From the Archive: Creating SFX

Editor's note: "From AIR's Archive" brings forward some of the lost (or long-buried) profiles and advice about audiocraft that we've collected over the years. This advice about creating audio special effects was first offered in 2006. 

by Jerry Stearns

Sound conveys meaning. Sound stimulates visual images in our minds. Radio theater/ audio theater is telling a story by the careful mixing of sounds - both verbal and non-verbal. Radio is a hot medium, that is, the listener's imagination and experience are involved in giving the story depth, substance and meaning.

Sound effects can be used for such things as setting and place, conveying action, solving certain narrative problems, and evoking characterizations.

In radio theater we have four objects to work with:

Public Media Scan: Fun (but important)

The Public Media Scan is a weekly (Thursdays!) dose of tech, journalism, amazing media craftsmanship and, with any luck, it's also a starting gun that will set your mind racing over the possibilities of our field.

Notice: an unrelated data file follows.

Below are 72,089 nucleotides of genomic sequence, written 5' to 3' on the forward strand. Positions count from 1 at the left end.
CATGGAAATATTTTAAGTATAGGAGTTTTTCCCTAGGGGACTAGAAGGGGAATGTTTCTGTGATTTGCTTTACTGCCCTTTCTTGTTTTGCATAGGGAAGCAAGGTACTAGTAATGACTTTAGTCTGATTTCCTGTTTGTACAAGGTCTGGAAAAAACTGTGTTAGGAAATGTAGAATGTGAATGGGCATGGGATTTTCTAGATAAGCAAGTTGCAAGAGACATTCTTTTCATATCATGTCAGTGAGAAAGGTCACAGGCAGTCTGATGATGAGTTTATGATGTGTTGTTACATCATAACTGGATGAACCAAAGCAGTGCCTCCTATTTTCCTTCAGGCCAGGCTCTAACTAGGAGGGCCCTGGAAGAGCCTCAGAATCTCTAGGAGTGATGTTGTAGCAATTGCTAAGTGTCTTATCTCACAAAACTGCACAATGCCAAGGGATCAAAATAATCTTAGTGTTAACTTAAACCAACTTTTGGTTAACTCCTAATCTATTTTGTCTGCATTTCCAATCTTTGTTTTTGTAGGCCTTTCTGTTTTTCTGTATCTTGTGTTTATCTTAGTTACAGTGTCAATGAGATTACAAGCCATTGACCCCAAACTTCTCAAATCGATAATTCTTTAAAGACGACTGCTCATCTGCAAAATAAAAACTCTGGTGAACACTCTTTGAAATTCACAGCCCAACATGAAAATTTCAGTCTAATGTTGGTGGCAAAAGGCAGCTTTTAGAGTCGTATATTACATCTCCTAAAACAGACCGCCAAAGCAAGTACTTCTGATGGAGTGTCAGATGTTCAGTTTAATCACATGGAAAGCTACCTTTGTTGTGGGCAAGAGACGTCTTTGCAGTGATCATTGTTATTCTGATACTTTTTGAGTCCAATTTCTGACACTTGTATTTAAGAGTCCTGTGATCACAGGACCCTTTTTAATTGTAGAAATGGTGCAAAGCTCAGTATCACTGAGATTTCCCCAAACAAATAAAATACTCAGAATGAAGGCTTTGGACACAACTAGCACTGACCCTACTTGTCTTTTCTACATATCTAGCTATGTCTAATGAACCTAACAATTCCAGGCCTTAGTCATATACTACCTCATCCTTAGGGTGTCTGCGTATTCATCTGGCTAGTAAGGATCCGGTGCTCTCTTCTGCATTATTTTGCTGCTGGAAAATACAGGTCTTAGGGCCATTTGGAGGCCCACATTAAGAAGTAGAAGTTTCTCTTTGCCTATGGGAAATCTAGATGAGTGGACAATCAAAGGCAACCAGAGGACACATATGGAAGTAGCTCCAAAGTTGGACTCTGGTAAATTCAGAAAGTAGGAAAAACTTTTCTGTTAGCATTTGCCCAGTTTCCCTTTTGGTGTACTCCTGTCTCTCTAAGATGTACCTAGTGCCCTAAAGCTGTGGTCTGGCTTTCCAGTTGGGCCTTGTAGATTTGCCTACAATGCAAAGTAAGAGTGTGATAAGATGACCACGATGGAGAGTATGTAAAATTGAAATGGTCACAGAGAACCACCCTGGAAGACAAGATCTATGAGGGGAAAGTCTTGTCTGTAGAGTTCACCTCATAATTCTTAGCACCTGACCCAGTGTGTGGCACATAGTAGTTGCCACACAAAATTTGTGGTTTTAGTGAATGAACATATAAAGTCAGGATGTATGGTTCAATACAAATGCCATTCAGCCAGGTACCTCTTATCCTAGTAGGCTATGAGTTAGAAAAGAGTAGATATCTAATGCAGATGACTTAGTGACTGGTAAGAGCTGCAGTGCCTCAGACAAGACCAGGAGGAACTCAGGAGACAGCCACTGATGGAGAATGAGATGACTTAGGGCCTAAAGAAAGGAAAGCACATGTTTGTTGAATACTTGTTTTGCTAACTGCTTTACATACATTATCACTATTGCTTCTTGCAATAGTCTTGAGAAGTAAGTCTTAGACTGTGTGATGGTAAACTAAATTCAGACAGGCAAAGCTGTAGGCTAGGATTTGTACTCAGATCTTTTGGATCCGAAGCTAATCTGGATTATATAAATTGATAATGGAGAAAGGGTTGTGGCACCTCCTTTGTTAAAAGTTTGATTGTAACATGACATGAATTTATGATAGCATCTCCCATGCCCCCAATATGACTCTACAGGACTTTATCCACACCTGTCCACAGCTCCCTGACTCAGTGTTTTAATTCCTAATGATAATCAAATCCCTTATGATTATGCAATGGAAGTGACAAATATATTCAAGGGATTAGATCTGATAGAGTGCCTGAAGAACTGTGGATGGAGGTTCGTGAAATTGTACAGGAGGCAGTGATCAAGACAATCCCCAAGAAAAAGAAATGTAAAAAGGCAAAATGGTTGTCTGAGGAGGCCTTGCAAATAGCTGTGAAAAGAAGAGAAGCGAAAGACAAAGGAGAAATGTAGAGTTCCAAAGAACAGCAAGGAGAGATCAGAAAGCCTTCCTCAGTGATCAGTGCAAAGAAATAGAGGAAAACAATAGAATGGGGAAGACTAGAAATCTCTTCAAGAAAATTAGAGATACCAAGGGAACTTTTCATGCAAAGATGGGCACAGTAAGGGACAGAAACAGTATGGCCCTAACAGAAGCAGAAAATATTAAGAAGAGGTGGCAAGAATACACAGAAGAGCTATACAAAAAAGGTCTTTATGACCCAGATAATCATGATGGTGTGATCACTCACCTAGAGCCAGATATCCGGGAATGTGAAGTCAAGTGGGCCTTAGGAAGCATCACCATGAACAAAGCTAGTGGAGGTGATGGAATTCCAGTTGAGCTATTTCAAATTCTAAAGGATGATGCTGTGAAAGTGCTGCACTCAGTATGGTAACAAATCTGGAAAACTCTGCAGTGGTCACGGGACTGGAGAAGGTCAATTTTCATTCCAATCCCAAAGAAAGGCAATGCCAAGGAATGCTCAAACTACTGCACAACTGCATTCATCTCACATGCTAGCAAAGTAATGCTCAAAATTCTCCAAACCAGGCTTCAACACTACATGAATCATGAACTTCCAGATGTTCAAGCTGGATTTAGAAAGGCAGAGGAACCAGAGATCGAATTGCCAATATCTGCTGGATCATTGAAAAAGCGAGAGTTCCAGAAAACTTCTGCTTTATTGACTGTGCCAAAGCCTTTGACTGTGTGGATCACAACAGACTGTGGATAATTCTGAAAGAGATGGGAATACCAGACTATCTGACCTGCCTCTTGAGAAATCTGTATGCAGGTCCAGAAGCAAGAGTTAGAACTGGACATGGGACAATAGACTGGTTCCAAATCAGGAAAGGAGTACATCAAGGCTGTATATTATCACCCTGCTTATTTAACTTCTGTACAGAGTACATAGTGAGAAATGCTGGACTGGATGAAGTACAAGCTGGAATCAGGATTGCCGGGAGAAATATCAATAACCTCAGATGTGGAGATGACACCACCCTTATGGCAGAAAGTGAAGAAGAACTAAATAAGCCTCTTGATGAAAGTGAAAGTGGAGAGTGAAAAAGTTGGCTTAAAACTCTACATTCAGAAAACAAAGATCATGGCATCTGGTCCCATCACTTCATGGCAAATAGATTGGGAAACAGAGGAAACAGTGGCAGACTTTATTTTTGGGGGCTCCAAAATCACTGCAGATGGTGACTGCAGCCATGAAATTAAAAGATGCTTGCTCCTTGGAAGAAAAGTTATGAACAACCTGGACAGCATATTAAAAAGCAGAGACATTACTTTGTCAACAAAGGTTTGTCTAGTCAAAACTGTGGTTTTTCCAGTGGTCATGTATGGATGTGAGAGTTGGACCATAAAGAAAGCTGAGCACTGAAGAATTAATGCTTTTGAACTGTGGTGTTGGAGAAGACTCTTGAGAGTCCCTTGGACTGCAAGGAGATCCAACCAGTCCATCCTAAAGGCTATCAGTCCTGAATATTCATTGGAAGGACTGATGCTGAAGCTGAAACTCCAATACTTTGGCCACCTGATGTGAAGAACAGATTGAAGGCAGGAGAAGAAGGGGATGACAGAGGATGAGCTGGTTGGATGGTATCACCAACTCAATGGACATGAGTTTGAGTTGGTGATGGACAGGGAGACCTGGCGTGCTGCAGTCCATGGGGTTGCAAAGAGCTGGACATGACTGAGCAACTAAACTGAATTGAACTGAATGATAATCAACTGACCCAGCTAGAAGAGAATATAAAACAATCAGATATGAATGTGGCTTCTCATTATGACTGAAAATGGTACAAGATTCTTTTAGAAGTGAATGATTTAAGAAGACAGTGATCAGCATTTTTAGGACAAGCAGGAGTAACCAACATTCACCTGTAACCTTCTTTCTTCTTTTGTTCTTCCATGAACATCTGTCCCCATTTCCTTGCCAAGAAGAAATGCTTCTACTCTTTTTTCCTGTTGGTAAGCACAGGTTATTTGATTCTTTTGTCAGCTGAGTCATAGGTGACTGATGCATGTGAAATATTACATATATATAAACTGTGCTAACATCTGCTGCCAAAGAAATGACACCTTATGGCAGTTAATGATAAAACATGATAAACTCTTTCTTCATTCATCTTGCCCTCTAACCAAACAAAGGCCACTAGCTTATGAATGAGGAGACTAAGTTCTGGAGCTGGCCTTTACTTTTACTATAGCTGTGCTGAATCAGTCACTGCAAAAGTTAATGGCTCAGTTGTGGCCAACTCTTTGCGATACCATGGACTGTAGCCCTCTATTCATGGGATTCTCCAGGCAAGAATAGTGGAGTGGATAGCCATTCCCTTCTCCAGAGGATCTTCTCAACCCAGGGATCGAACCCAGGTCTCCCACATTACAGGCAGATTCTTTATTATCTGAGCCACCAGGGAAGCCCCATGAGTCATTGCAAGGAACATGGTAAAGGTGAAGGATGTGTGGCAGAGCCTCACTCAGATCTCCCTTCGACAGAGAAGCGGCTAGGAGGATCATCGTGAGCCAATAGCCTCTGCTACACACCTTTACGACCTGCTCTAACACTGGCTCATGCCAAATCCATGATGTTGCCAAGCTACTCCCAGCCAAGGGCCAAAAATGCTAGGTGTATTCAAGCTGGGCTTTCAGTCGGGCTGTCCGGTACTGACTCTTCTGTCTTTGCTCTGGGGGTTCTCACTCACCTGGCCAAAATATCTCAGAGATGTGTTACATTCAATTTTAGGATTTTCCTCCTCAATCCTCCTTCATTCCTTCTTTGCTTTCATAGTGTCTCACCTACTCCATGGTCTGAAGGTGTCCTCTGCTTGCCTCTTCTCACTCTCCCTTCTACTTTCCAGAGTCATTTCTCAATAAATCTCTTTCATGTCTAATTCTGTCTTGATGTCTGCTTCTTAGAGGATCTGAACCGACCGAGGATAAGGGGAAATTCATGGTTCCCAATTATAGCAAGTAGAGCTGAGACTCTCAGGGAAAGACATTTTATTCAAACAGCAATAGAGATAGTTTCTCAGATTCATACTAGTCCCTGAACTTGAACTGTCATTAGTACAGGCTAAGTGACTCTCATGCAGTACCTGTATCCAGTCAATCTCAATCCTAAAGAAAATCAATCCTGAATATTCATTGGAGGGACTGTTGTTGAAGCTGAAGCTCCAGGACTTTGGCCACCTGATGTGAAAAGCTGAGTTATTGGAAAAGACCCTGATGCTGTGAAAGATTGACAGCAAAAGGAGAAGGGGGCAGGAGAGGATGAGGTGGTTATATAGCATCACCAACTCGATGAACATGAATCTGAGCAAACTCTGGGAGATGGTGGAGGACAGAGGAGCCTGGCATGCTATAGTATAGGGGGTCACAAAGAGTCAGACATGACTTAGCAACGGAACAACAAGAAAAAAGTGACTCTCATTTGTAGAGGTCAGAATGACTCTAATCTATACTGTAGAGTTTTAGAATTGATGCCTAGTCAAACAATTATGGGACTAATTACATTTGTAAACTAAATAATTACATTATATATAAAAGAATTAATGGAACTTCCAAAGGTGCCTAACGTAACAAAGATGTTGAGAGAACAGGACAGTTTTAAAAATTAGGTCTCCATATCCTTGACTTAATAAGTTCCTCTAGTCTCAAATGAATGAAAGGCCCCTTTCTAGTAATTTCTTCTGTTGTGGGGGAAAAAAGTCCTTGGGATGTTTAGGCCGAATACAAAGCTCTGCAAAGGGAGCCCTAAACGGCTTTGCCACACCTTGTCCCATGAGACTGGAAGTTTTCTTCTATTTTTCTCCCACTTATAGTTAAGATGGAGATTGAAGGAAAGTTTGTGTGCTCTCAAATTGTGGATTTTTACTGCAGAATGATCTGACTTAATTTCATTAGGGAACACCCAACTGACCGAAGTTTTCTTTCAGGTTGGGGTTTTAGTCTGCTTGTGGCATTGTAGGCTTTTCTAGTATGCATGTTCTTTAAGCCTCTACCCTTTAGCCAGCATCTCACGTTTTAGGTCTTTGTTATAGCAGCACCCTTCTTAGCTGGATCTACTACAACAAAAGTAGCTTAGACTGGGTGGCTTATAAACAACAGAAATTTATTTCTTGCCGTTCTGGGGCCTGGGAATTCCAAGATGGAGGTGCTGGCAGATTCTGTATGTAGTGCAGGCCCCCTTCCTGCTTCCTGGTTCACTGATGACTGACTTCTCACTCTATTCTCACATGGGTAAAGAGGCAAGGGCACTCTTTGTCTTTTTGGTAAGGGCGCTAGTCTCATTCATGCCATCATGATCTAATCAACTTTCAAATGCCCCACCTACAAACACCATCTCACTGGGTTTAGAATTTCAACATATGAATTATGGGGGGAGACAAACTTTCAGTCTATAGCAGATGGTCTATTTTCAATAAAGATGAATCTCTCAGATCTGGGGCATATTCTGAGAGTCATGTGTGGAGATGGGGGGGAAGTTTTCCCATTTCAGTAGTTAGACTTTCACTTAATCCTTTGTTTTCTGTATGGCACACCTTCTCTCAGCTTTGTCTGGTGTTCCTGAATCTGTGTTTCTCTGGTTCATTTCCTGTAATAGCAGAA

This week, a few projects came forward for their blend of serious purpose and beguiling presentation. It's a hard balance to strike -- as we are reminded in the third item in the Scan this week, Edward R. Murrow's "lights and wires" speech to the RTNDA:

Indie Economics


By Jason deBruyn

Sally Herships took her first radio internship at the age of 30.

Herships pitched and pitched, and began picking up work after her internship at "Radiolab," eventually producing segments for the BBC World Service and “Studio 360.”

Eleven years after she began, Herships hosts public radio parties at her apartment in Brooklyn (complete with a vintage sound booth named Ermentrude), is a regular contributor with “Marketplace," and teaches writing for radio.